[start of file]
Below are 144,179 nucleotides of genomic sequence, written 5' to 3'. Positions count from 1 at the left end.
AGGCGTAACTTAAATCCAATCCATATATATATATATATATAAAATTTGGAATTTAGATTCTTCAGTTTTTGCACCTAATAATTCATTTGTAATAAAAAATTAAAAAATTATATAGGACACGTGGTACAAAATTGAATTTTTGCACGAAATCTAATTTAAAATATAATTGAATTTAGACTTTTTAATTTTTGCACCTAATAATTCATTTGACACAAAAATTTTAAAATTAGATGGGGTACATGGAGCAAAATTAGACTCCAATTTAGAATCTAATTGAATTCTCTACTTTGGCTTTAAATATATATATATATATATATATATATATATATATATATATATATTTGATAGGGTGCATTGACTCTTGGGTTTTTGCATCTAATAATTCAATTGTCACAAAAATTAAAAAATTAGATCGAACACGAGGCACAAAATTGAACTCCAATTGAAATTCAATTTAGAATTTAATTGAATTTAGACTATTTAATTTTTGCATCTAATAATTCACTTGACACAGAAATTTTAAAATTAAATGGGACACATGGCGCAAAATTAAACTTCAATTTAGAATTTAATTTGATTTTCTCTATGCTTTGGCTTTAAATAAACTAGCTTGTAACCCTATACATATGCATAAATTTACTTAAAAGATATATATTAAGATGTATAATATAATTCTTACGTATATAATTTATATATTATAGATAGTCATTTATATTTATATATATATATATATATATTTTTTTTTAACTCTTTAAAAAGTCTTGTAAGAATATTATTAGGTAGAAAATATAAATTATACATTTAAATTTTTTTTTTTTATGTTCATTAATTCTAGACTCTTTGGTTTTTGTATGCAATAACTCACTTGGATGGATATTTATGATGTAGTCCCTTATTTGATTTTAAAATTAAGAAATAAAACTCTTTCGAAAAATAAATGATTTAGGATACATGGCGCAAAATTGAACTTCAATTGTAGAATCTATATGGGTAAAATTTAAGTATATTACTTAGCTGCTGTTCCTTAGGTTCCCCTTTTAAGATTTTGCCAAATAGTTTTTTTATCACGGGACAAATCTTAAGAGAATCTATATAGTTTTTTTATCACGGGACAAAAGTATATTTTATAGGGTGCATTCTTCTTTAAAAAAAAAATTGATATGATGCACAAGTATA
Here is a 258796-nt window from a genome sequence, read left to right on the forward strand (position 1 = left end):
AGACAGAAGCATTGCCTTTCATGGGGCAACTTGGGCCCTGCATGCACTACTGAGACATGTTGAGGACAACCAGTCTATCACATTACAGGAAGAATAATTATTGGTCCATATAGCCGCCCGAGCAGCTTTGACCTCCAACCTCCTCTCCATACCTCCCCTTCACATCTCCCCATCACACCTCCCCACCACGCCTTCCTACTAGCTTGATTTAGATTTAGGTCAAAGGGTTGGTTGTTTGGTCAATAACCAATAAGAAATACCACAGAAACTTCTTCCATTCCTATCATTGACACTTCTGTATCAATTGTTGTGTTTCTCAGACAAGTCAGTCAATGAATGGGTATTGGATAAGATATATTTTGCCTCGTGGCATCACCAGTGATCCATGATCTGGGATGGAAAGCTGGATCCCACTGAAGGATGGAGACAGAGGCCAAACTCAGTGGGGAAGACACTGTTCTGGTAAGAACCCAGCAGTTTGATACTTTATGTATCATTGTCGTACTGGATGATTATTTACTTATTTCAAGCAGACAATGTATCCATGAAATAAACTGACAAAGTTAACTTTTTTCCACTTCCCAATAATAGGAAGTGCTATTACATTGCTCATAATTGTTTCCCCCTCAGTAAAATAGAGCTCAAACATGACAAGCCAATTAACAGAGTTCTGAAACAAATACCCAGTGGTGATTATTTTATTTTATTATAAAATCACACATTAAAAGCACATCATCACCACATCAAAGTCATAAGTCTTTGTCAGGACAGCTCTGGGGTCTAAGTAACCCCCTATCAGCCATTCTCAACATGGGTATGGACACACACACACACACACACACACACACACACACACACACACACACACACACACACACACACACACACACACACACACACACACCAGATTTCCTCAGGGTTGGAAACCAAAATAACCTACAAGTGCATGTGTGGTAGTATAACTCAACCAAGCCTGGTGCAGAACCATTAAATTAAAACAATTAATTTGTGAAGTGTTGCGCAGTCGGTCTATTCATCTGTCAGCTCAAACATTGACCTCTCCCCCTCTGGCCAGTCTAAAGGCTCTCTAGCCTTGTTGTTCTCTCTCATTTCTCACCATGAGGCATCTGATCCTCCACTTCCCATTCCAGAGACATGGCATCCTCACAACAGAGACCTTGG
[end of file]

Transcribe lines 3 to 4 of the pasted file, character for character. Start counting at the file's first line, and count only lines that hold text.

Here is a 258796-nt window from a genome sequence, read left to right on the forward strand (position 1 = left end):
AGACAGAAGCATTGCCTTTCATGGGGCAACTTGGGCCCTGCATGCACTACTGAGACATGTTGAGGACAACCAGTCTATCACATTACAGGAAGAATAATTATTGGTCCATATAGCCGCCCGAGCAGCTTTGACCTCCAACCTCCTCTCCATACCTCCCCTTCACATCTCCCCATCACACCTCCCCACCACGCCTTCCTACTAGCTTGATTTAGATTTAGGTCAAAGGGTTGGTTGTTTGGTCAATAACCAATAAGAAATACCACAGAAACTTCTTCCATTCCTATCATTGACACTTCTGTATCAATTGTTGTGTTTCTCAGACAAGTCAGTCAATGAATGGGTATTGGATAAGATATATTTTGCCTCGTGGCATCACCAGTGATCCATGATCTGGGATGGAAAGCTGGATCCCACTGAAGGATGGAGACAGAGGCCAAACTCAGTGGGGAAGACACTGTTCTGGTAAGAACCCAGCAGTTTGATACTTTATGTATCATTGTCGTACTGGATGATTATTTACTTATTTCAAGCAGACAATGTATCCATGAAATAAACTGACAAAGTTAACTTTTTTCCACTTCCCAATAATAGGAAGTGCTATTACATTGCTCATAATTGTTTCCCCCTCAGTAAAATAGAGCTCAAACATGACAAGCCAATTAACAGAGTTCTGAAACAAATACCCAGTGGTGATTATTTTATTTTATTATAAAATCACACATTAAAAGCACATCATCACCACATCAAAGTCATAAGTCTTTGTCAGGACAGCTCTGGGGTCTAAGTAACCCCCTATCAGCCATTCTCAACATGGGTATGGACACACACACACACACACACACACACACACACACACACACACACACACACACACACACACACACACACACACACACACACACACCAGATTTCCTCAGGGTTGGAAACCAAAATAACCTACAAGTGCATGTGTGGTAGTATAACTCAACCAAGCCTGGTGCAGAACCATTAAATTAAAACAATTAATTTGTGAAGTGTTGCGCAGTCGGTCTATTCATCTGTCAGCTCAAACATTGACCTCTCCCCCTCTGGCCAGTCTAAAGGCTCTCTAGCCTTGTTGTTCTCTCTCATTTCTCACCATGAGGCATCTGATCCTCCACTTCCCATTCCAGAGACATGGCATCCTCACAACAGAGACCTTGG